The afternoon Wheldon was killed, however, the race was never resumed. Drivers slowly drove five laps as “Danny Boy” was played at the speedway. In a blog he was writing for USA Today, Wheldon had predicted the following: “It’s going to be a pack race, and you never know how that’s going to turn out.” He added that it would be “an amazing show” with “pure entertainment.” (33, auto racing crash) —ER

Bubba Smith

Bubba Smith finished his NFL career in 1976 and soon learned that was a great time for a massive football star to move into popular culture. The former number one draft pick found lots of showbiz work as a 6’7″ punch line. He easily stood out amongst the slew of pro players drafted into the Miller Lite Beer television commercials, where Smith tore the top off a brew while declaring his love for the “easy opening cans.” Smith also made the rounds of sitcoms and detective shows. He got his biggest break just as other pro athletes saw their ’70s fame begin to fade, providing and imposing presence in 1984′s Police Academy as Cadet Moses Hightower; he would continue as Officer Hightower in five of the six sequels. (66, heart disease and diet pill overdose) —JRT

Randy “Macho Man” Savage

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Savage was one of professional wrestling’s most flamboyant stars during the 1980s and ’90s, sporting oversized sunglasses, sequined robes, and neon spandex. Known as the “Macho Man,” Savage’s real name was Lanny Poffo. The wrestler often entered the ring to the strains of “Pomp and Circumstance.” His signature move was a flying elbow drop off the top rope as he hurled himself onto an opponent. As a spokesman for Slim Jim snacks, Savage wore cowboy outfits away from the ring. He was as adept at playing a “heel” (bad guy) in the ring as he was a “face” (good guy). His colleagues said that the secret to being a good pro wrestler is the art of improv as an entertainer and the ability to read a crowd. Savage was a master at both. (58, car wreck) —ER

Dead Folks 2005, Television part 1

Dead Folks 2005, Television part 1

A look back at the notable names and personalities who called it quits last year.

February 24, 2005

Tony Randall

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Tony Randall’s best act (employing a trademark, withering gaze of surprised indignation) in his later show biz years was at feigning impatience with David Letterman, on whose program he made a record 70 appearances, often in cameos lasting only a few seconds. For most of his career Randall (84) was all over television, most effectively as himself during the halcyon era of “What’s My Line,” “The Tonight Show,” and the entire panoply of celebrity television that, in retrospect, seems like the best reality programming ever broadcast. His shining moment, of course, was the five-year run of “The Odd Couple,” in which Randall played the fastidious hypochondriac Felix Unger. The chronic allergies were Unger’s issue, but the fussiness was definitely a Randall matter, so much so that, as an entertainment persona, Randall exists in the gray area between straight and gay.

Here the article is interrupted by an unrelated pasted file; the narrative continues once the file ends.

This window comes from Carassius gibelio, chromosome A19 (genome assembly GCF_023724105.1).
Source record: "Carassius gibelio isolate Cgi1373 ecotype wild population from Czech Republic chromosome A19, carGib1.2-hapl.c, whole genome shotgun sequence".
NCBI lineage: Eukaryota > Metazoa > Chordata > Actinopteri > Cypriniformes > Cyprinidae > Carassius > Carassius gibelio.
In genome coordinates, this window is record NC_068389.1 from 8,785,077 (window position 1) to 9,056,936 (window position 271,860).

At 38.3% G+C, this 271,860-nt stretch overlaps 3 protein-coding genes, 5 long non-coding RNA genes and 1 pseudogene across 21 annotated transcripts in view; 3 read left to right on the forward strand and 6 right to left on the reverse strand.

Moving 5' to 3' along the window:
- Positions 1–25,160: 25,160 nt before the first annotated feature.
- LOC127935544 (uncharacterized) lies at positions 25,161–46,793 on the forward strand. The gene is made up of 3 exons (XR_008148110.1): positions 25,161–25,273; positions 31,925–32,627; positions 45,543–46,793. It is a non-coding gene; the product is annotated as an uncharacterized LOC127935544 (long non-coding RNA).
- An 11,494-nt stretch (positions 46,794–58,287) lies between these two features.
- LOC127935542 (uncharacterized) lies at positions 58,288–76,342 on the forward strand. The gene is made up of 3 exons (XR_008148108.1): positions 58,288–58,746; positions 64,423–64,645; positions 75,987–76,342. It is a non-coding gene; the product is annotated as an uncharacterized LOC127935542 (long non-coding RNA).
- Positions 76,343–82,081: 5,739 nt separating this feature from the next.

He’s been known to take a seat before Carson or Letterman and recite some very damp passage by Ernest Dowson, Oscar Wilde, or Gilbert and Sullivan, casting himself as a kind of throwback fin de siecle dandy. In the bedroom farces starring Doris Day and Rock Hudson and similar romantic comedies of the era, Randall was the stereotypical Madison Avenue executive, turned out in a trim-fit suit and skinny tie, relentlessly mixing martinis and chasing girls. It’s just that everyone watching wondered what Randall might do, precisely, if he caught one. Never a sissy floorwalker or a fey decorator (early Hollywood code for homosexual), Randall nonetheless asks Rock Hudson in Pillow Talk, “Need a light, cowboy?” and winds up in a bed with him in Lover Come Back.

Rock Hudson was the fully masculine romantic lead in those pictures, while Randall was . . . whatever he was. Of course in real life, Rock, well, let’s simply observe that human history is a cavalcade of paradox and irony. Let’s also recognize that Randall was never a mincer, nor a prancer for that matter. He was a brilliant whiner. Exactly where he might be placed on a continuum with Charles Nelson Reilly, Paul Lynde, and Rip Taylor is a topic for debate, but it can be safely stated that Tony Randall was flamboyantly theatrical, and very often damn funny. —D.P.

Jerry Orbach

Early in the morning, when our vocal cords are fully relaxed, who among us has not sung in the shower (where voices resonate most effectively) that number from The Fantasticks? We manage a deep baritone or, on a good day, a basso profundo rendition: Try to remember the kind of September . . . Not knowing the full verse, we immediately skip to . . . and fol-low.

There’s no getting around it. “Try to Remember” is Jerry Orbach’s baby, and it always will be. Orbach was a veteran of the stage, most notably for The Fantasticks (the world’s longest-running musical when it closed in 2002), Burt Bacharach’s Promises, Promises, and the original production of Chicago. He’s best known as detective Lennie Bresco on “Law & Order.” He played the same character on “Homicide: Life on the Street” and on three “Law & Order” spinoffs, which must be some kind of record. In motion pictures, Orbach offered excellent portrayals in Dirty Dancing, Prince of the City, Crimes and Misdemeanors, and Last Exit to Brooklyn. That’s also Orbach as the voice of Lumiere the candle, singing “Be Our Guest” in Beauty and the Beast. —D.P.

Jack Paar